The Jerry Minnick that most of the students at Hayfield Secondary School knew was the popular, partygoing teenager who liked to wrestle competitively and roar down the road on his motorcycle.

And then there was the Jerry Minnick who, like many of his peers, hid his pain: The youngster whose natural mother killed herself before he got to kindergarten, who later became unhappy at his adoptive home, who eventually became a ward of the court and who felt abandoned and rejected at every turn.

Tuesday morning, as his classmates were studying inside, both Jerry Minnicks died when the 18-year-old Hayfield senior deliberately drove his motorcycle full-speed into the wall of the Fairfax County school building.

Jerry Minnick's death represents one of the most violent, most public suicide routes a teenager can pick, and the first time that a student has killed himself on Fairfax school grounds. Shocked by its nature, experts worry that other young men or women might see his grisly demise as somehow romantic or something to emulate.

"It won't make someone suicidal who has not been figuratively standing on the ledge," said Alan L. Berman, a former president of the American Association of Suicidology who now works at the Washington Psychological Center and teaches at American University. "But for someone who is not doing well . . . this can serve as a triggering mechanism for their own self-destructiveness."

The portrait that has emerged from interviews with Minnick's friends, teachers, family members, social worker and psychologist is one of a deeply disturbed young man who had attempted suicide before but who often spurned efforts to help him.

He was always friendly, but he kept others at arm's length because, it seemed to him, everyone who had ever become close had hurt him, according to those who knew him.

Minnick viewed himself as chronically abandoned, said Ronald S. Federici, a clinical child psychologist who saw Minnick for most of last year. "I think he just gave up on people and relationships . . . . The only friends Jerry had were superficial, people who liked to party with him . . . . Everybody who he ever got close to in his life has dumped on him, rejected him, abandoned him."

While he was a generally passive person, Minnick chose the most aggressive possible suicide route out of pent-up anger, Federici said.

"It was the ultimate act of revenge against the world that in his view has {dumped} on him," he said. "It was a statement to the world: Go to hell."

Suicide is the second-leading cause of death after traffic accidents for people ages 15 to 24, and the federal government records roughly 5,000 suicides a year for that age group. However, experts note that for every suicide, there are more than 100 attempts.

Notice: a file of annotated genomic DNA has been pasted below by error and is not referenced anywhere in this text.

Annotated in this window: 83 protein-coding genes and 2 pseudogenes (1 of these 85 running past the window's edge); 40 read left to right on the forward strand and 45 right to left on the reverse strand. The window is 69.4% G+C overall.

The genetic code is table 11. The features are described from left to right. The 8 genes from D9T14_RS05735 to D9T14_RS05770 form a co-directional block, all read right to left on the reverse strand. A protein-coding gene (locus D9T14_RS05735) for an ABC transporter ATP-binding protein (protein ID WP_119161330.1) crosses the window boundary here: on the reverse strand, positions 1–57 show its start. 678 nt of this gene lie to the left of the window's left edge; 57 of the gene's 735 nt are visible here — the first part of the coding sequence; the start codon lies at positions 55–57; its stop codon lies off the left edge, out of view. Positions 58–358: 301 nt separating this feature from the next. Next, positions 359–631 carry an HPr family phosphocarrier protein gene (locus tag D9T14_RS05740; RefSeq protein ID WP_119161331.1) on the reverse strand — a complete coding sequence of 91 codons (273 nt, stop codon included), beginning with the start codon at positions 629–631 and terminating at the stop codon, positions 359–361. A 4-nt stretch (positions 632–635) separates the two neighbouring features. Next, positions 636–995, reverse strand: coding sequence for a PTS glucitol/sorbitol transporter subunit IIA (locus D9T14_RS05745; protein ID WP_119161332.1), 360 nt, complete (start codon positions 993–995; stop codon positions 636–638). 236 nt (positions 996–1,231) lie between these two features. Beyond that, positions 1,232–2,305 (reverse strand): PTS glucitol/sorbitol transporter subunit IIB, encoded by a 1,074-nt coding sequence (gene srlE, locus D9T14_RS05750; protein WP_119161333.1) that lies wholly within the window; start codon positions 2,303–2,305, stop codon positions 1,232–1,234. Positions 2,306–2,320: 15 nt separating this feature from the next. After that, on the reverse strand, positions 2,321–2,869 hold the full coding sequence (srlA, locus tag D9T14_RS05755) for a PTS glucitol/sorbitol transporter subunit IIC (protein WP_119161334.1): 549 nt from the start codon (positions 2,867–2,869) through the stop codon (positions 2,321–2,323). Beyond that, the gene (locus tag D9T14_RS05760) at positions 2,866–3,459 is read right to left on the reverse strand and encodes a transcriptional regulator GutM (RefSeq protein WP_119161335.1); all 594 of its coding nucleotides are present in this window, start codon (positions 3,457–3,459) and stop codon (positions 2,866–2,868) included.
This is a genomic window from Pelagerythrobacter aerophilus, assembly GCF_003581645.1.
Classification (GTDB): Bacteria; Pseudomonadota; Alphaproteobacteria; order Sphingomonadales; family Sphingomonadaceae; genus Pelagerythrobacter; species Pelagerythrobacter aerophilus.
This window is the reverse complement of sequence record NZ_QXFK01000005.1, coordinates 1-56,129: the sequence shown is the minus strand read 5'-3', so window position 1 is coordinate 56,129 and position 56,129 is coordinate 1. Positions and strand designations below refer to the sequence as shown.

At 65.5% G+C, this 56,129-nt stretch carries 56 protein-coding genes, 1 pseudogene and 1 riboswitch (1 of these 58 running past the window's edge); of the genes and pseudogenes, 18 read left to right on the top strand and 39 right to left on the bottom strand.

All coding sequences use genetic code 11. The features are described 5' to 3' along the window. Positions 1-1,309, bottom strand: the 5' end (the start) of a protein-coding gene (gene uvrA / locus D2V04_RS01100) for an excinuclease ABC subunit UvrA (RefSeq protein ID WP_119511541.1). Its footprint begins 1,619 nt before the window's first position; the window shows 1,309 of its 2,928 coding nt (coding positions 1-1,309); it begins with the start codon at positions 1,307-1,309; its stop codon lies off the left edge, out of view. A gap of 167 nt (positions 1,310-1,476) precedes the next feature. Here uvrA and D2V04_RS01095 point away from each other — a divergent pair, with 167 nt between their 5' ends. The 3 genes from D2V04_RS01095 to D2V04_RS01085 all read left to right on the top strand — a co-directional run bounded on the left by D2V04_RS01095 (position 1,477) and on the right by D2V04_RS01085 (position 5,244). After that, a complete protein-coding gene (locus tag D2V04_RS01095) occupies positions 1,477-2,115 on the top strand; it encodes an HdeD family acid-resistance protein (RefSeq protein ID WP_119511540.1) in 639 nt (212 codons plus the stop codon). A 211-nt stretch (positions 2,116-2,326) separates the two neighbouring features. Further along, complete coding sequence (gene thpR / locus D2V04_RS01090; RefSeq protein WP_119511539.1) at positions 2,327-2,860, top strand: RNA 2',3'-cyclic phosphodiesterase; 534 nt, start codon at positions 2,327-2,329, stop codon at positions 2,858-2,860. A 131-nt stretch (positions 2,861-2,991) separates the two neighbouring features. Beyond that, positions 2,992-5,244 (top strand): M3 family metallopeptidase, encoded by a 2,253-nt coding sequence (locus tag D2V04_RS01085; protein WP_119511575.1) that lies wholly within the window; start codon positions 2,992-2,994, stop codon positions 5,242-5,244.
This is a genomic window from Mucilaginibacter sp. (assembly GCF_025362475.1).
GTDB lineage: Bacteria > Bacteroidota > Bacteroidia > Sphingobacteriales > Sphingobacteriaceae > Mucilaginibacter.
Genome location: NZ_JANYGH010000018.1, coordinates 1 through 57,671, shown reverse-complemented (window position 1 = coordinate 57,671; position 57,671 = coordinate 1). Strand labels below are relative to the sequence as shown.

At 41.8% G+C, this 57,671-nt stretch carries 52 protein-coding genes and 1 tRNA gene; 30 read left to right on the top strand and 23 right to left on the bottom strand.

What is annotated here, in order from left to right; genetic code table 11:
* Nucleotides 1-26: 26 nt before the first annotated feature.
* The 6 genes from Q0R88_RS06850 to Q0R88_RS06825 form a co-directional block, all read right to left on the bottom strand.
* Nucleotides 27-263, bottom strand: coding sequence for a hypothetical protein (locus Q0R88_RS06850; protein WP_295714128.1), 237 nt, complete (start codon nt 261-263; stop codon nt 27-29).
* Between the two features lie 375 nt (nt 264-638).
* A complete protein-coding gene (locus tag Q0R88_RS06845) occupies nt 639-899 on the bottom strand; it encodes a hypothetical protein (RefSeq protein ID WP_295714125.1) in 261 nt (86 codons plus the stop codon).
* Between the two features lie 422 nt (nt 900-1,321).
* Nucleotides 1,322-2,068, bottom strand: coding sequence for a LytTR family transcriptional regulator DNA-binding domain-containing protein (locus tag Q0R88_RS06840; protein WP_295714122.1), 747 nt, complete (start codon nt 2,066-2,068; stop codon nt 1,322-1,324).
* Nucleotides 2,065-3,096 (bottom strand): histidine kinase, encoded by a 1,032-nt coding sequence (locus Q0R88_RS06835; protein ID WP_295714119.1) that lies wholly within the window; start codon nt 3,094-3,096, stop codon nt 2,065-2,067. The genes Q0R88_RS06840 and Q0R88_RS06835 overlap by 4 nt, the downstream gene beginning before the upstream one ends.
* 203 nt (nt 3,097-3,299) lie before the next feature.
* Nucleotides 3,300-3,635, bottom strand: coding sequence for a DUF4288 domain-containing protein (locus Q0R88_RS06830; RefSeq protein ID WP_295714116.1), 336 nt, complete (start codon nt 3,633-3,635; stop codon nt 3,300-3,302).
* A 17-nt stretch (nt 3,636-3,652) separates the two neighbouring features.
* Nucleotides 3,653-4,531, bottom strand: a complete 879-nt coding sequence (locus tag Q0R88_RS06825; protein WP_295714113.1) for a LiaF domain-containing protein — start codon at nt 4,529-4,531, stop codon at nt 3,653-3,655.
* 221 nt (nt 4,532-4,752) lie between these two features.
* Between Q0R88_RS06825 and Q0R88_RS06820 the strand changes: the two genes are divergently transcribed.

In 1987, the most recent year for which there are data, the National Center for Health Statistics reported eight youth suicides in the District of Columbia, 105 in Maryland and 137 in Virginia.

In some ways, Jerry Minnick's death illustrates many teenage suicides, experts said. Rather than killing themselves out of pique over one incident, most suicidal teenagers are reacting to a culmination of pent-up frustrations and depression.

"It's almost always a combination of things," said Myra Herbert, social work coordinator for the Fairfax County schools. "Sometimes there's one thing that just puts somebody over the edge, but you always have to look at what's going on with the family, what's going on socially, academically, all of it."

Minnick's mother committed suicide in 1975, and his father abandoned Jerry and his brother, John, now 19, at a very early age. The two boys were adopted and moved from Ohio to Northern Virginia about eight years ago, but they chafed at the strict discipline and religious devotion of their adoptive parents, according to John Minnick and some friends.

"We were having some problems here at home -- typical teenage stuff," said his adoptive father, Bruce Minnick, a training instructor for Metro and a devout Mormon. "He didn't want to live by the rules. He wanted out."

The elder Minnick said he and his wife, Virginia, tried fervently to help the two boys, but the relationship became more strained as they neared adulthood and ran away from home more than once. In March 1989, after running away, Jerry Minnick was placed in court custody and then in the foster home of Ed Seward, of Franconia.